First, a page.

• Digital Competitors – There are many new direct banks and fintech players today that will be competing for deposits. The pandemic helped them because more people are now comfortable opening accounts online. More competition, ease of moving money and better availability of rate information may increase external churn to these alternative providers.


The flood of deposits that entered the system during the pandemic will also impact churn. Most institutions can likely maintain necessary funding levels even while ignoring increased churn and delaying pricing actions for the first few Fed increases.

Those delays, however, may result in losing valuable deposit relationships that will have to be re-acquired at much higher costs later in the cycle. Instead, winning institutions will use customer-level deposit analytics that capture both churn and deposit value. This will enable banks to keep betas down while retaining their most profitable relationships.


Though overall churn is expected to increase, there will be notable differences in response by customer segment. Many institutions are already deploying analytics that capture customer-level drivers of balance movement. These banks will avoid costly portfolio repricing by
identifying customers who are most likely to switch institutions or products. These customers can then be targeted with either proactive or reactive offers, depending on the customer’s expected long term value and the bank’s funding needs. Targeted strategies will enable banks to retain the right balances without significant increases to posted rates.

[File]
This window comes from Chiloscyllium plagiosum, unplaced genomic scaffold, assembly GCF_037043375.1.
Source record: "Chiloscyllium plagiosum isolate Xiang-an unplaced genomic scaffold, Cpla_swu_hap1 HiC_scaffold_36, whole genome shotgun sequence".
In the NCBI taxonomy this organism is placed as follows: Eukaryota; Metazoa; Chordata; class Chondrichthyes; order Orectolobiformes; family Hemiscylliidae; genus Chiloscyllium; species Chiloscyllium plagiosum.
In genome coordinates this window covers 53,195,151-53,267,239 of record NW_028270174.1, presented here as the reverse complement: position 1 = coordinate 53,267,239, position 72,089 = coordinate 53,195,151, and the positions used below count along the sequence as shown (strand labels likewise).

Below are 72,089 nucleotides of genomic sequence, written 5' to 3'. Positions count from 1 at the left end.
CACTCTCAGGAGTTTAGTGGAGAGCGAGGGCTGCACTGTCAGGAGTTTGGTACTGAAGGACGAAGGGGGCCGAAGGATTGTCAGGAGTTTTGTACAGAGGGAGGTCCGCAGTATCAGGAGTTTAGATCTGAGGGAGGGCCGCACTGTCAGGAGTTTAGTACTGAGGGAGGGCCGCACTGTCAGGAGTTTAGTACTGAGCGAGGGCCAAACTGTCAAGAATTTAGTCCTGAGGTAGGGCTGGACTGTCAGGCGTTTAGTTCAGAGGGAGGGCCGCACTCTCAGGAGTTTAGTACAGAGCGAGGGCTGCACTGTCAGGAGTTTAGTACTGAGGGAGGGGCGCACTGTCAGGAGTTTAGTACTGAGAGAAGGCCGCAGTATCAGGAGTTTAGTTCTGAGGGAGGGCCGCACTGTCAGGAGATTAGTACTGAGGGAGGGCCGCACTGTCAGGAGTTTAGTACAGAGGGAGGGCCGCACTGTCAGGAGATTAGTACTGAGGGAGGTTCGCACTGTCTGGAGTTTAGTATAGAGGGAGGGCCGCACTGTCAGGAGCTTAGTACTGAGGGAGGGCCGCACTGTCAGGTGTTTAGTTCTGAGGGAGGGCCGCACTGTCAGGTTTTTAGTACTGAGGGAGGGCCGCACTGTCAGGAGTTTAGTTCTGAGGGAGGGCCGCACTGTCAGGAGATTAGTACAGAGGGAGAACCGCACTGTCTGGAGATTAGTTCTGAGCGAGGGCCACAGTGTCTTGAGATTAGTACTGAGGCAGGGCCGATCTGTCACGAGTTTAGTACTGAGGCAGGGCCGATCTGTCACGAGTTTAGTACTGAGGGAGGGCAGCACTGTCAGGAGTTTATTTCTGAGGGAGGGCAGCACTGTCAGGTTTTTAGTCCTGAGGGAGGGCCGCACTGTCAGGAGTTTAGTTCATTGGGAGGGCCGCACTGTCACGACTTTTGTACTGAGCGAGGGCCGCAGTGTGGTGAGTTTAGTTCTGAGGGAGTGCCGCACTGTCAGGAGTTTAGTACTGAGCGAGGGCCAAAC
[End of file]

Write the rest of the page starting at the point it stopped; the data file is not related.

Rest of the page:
Effective analytics capture the following drivers of deposit balances to determine the right treatment for each customer.

  • Discretionary Liquid Balance – how much of a customer’s balances are for day-to-day cash flow versus excess savings that are more likely to be shopped
  • Price Sensitivity – how will a customer respond at a given offer rate
  • Balance Persistence – how much of a customer’s balance will remain
  • Shopping Behavior – how likely is a customer to augment balances


Ultimately, the response of each bank will depend on both the need for deposits and the characteristics of the customer base. Every bank will need to think about both broad-based actions using standard rates and how to target the specific segments of customers with different behaviors. (See Figure 1.)

Figure 1: Deposit Strategies in Rising-Rate Environment

Source: Curinos Analysis

Importantly, these strategies will need to be dynamic as conditions shift. Banks may begin in one quadrant and find both deposit needs and customer behaviors shifting over time, necessitating strategic changes. Banks will need to carefully track the customer behaviors to understand when targeting and changes in offers will be required to maintain progress against objectives.

Financial institutions will certainly face significant challenges as rates begin to rise because they won’t be able to rely on previous cycles of behavior. Still, providers that closely track customer behavior and respond rapidly will be ahead of the game.

  • Authors
    • Zachary Kaplan
    • Adam Stockton

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      Managing Director